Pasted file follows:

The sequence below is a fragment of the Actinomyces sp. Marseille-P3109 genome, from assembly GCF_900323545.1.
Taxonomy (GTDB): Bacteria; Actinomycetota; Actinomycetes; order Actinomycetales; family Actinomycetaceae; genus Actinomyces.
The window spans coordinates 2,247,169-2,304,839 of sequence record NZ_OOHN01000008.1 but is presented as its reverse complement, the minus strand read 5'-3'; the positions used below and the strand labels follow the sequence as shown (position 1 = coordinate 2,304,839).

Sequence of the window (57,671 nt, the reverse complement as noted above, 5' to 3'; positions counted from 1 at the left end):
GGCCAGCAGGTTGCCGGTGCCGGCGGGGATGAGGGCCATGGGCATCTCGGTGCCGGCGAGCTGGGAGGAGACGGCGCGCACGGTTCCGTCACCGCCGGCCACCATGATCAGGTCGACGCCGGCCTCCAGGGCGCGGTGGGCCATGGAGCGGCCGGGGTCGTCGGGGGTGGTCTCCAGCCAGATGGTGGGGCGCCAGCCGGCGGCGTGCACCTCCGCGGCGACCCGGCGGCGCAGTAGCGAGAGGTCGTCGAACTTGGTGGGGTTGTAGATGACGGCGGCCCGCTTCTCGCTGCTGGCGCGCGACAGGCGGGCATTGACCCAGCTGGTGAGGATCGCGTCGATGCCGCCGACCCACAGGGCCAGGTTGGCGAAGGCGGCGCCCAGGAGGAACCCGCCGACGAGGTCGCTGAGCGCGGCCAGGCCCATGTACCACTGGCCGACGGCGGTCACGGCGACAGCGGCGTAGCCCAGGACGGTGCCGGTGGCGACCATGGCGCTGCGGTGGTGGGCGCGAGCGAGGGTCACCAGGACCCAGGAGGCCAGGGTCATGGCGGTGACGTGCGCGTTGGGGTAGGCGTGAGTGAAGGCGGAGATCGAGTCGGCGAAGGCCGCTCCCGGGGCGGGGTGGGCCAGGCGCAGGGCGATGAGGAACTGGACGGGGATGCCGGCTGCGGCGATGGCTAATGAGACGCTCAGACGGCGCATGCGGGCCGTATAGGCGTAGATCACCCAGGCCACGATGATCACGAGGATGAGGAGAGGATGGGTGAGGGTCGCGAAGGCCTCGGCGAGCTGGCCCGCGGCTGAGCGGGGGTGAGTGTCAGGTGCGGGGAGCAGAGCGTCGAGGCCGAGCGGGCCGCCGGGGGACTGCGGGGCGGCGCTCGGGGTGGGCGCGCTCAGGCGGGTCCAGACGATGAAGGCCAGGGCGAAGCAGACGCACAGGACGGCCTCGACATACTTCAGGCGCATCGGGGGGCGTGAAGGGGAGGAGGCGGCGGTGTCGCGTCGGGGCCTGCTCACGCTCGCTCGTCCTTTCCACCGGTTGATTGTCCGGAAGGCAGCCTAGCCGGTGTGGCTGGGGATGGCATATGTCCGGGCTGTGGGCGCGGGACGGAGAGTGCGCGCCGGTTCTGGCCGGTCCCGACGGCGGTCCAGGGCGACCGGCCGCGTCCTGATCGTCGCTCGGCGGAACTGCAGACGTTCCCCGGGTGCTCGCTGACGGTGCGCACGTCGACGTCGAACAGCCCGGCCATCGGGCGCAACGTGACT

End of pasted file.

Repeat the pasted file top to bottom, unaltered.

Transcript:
The sequence below is a fragment of the Actinomyces sp. Marseille-P3109 genome, from assembly GCF_900323545.1.
Taxonomy (GTDB): Bacteria; Actinomycetota; Actinomycetes; order Actinomycetales; family Actinomycetaceae; genus Actinomyces.
The window spans coordinates 2,247,169-2,304,839 of sequence record NZ_OOHN01000008.1 but is presented as its reverse complement, the minus strand read 5'-3'; the positions used below and the strand labels follow the sequence as shown (position 1 = coordinate 2,304,839).

Sequence of the window (57,671 nt, the reverse complement as noted above, 5' to 3'; positions counted from 1 at the left end):
GGCCAGCAGGTTGCCGGTGCCGGCGGGGATGAGGGCCATGGGCATCTCGGTGCCGGCGAGCTGGGAGGAGACGGCGCGCACGGTTCCGTCACCGCCGGCCACCATGATCAGGTCGACGCCGGCCTCCAGGGCGCGGTGGGCCATGGAGCGGCCGGGGTCGTCGGGGGTGGTCTCCAGCCAGATGGTGGGGCGCCAGCCGGCGGCGTGCACCTCCGCGGCGACCCGGCGGCGCAGTAGCGAGAGGTCGTCGAACTTGGTGGGGTTGTAGATGACGGCGGCCCGCTTCTCGCTGCTGGCGCGCGACAGGCGGGCATTGACCCAGCTGGTGAGGATCGCGTCGATGCCGCCGACCCACAGGGCCAGGTTGGCGAAGGCGGCGCCCAGGAGGAACCCGCCGACGAGGTCGCTGAGCGCGGCCAGGCCCATGTACCACTGGCCGACGGCGGTCACGGCGACAGCGGCGTAGCCCAGGACGGTGCCGGTGGCGACCATGGCGCTGCGGTGGTGGGCGCGAGCGAGGGTCACCAGGACCCAGGAGGCCAGGGTCATGGCGGTGACGTGCGCGTTGGGGTAGGCGTGAGTGAAGGCGGAGATCGAGTCGGCGAAGGCCGCTCCCGGGGCGGGGTGGGCCAGGCGCAGGGCGATGAGGAACTGGACGGGGATGCCGGCTGCGGCGATGGCTAATGAGACGCTCAGACGGCGCATGCGGGCCGTATAGGCGTAGATCACCCAGGCCACGATGATCACGAGGATGAGGAGAGGATGGGTGAGGGTCGCGAAGGCCTCGGCGAGCTGGCCCGCGGCTGAGCGGGGGTGAGTGTCAGGTGCGGGGAGCAGAGCGTCGAGGCCGAGCGGGCCGCCGGGGGACTGCGGGGCGGCGCTCGGGGTGGGCGCGCTCAGGCGGGTCCAGACGATGAAGGCCAGGGCGAAGCAGACGCACAGGACGGCCTCGACATACTTCAGGCGCATCGGGGGGCGTGAAGGGGAGGAGGCGGCGGTGTCGCGTCGGGGCCTGCTCACGCTCGCTCGTCCTTTCCACCGGTTGATTGTCCGGAAGGCAGCCTAGCCGGTGTGGCTGGGGATGGCATATGTCCGGGCTGTGGGCGCGGGACGGAGAGTGCGCGCCGGTTCTGGCCGGTCCCGACGGCGGTCCAGGGCGACCGGCCGCGTCCTGATCGTCGCTCGGCGGAACTGCAGACGTTCCCCGGGTGCTCGCTGACGGTGCGCACGTCGACGTCGAACAGCCCGGCCATCGGGCGCAACGTGACT